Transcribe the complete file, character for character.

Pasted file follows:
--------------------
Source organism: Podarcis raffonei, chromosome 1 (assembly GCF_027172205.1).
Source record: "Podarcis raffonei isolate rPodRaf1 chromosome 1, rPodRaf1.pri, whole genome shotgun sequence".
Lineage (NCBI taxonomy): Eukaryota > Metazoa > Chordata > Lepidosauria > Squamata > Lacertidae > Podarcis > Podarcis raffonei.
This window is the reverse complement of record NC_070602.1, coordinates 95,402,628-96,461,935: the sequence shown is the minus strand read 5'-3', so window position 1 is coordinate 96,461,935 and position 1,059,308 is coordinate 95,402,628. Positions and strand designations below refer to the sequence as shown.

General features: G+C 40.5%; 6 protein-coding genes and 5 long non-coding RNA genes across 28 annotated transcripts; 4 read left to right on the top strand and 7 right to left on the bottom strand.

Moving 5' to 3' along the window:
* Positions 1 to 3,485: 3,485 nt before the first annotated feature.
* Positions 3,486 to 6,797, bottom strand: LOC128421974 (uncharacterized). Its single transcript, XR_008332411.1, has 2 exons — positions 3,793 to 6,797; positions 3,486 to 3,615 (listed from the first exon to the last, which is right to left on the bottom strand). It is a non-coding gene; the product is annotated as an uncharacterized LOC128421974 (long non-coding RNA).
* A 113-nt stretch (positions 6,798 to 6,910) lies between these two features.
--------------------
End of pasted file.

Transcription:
Source organism: Podarcis raffonei, chromosome 1 (assembly GCF_027172205.1).
Source record: "Podarcis raffonei isolate rPodRaf1 chromosome 1, rPodRaf1.pri, whole genome shotgun sequence".
Lineage (NCBI taxonomy): Eukaryota > Metazoa > Chordata > Lepidosauria > Squamata > Lacertidae > Podarcis > Podarcis raffonei.
This window is the reverse complement of record NC_070602.1, coordinates 95,402,628-96,461,935: the sequence shown is the minus strand read 5'-3', so window position 1 is coordinate 96,461,935 and position 1,059,308 is coordinate 95,402,628. Positions and strand designations below refer to the sequence as shown.

General features: G+C 40.5%; 6 protein-coding genes and 5 long non-coding RNA genes across 28 annotated transcripts; 4 read left to right on the top strand and 7 right to left on the bottom strand.

Moving 5' to 3' along the window:
* Positions 1 to 3,485: 3,485 nt before the first annotated feature.
* Positions 3,486 to 6,797, bottom strand: LOC128421974 (uncharacterized). Its single transcript, XR_008332411.1, has 2 exons — positions 3,793 to 6,797; positions 3,486 to 3,615 (listed from the first exon to the last, which is right to left on the bottom strand). It is a non-coding gene; the product is annotated as an uncharacterized LOC128421974 (long non-coding RNA).
* A 113-nt stretch (positions 6,798 to 6,910) lies between these two features.